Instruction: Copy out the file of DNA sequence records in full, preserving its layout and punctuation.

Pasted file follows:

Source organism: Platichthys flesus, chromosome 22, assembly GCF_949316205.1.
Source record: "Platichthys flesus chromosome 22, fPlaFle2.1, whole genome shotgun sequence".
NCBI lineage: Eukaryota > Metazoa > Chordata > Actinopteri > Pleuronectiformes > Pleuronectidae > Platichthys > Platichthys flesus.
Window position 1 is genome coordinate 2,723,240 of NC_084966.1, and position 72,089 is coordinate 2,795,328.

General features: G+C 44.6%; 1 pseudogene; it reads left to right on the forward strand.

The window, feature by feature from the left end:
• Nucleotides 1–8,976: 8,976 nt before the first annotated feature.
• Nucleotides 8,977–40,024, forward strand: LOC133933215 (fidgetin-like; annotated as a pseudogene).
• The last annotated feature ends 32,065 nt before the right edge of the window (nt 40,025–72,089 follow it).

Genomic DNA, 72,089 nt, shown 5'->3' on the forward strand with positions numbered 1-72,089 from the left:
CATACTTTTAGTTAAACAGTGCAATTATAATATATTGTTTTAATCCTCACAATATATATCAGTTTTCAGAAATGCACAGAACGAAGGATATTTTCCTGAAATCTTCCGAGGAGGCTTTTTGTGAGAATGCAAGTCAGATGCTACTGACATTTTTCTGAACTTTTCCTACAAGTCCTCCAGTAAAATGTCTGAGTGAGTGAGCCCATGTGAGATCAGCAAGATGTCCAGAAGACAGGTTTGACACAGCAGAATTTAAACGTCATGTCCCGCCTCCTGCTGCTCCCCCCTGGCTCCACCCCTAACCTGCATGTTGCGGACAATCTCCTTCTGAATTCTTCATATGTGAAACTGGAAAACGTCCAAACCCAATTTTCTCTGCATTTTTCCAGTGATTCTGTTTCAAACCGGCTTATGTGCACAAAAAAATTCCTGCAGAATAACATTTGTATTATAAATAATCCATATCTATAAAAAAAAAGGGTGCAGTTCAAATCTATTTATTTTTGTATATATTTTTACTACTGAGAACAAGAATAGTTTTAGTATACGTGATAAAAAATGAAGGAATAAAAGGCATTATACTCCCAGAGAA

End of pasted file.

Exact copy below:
Source organism: Platichthys flesus, chromosome 22, assembly GCF_949316205.1.
Source record: "Platichthys flesus chromosome 22, fPlaFle2.1, whole genome shotgun sequence".
NCBI lineage: Eukaryota > Metazoa > Chordata > Actinopteri > Pleuronectiformes > Pleuronectidae > Platichthys > Platichthys flesus.
Window position 1 is genome coordinate 2,723,240 of NC_084966.1, and position 72,089 is coordinate 2,795,328.

General features: G+C 44.6%; 1 pseudogene; it reads left to right on the forward strand.

The window, feature by feature from the left end:
• Nucleotides 1–8,976: 8,976 nt before the first annotated feature.
• Nucleotides 8,977–40,024, forward strand: LOC133933215 (fidgetin-like; annotated as a pseudogene).
• The last annotated feature ends 32,065 nt before the right edge of the window (nt 40,025–72,089 follow it).

Genomic DNA, 72,089 nt, shown 5'->3' on the forward strand with positions numbered 1-72,089 from the left:
CATACTTTTAGTTAAACAGTGCAATTATAATATATTGTTTTAATCCTCACAATATATATCAGTTTTCAGAAATGCACAGAACGAAGGATATTTTCCTGAAATCTTCCGAGGAGGCTTTTTGTGAGAATGCAAGTCAGATGCTACTGACATTTTTCTGAACTTTTCCTACAAGTCCTCCAGTAAAATGTCTGAGTGAGTGAGCCCATGTGAGATCAGCAAGATGTCCAGAAGACAGGTTTGACACAGCAGAATTTAAACGTCATGTCCCGCCTCCTGCTGCTCCCCCCTGGCTCCACCCCTAACCTGCATGTTGCGGACAATCTCCTTCTGAATTCTTCATATGTGAAACTGGAAAACGTCCAAACCCAATTTTCTCTGCATTTTTCCAGTGATTCTGTTTCAAACCGGCTTATGTGCACAAAAAAATTCCTGCAGAATAACATTTGTATTATAAATAATCCATATCTATAAAAAAAAAGGGTGCAGTTCAAATCTATTTATTTTTGTATATATTTTTACTACTGAGAACAAGAATAGTTTTAGTATACGTGATAAAAAATGAAGGAATAAAAGGCATTATACTCCCAGAGAA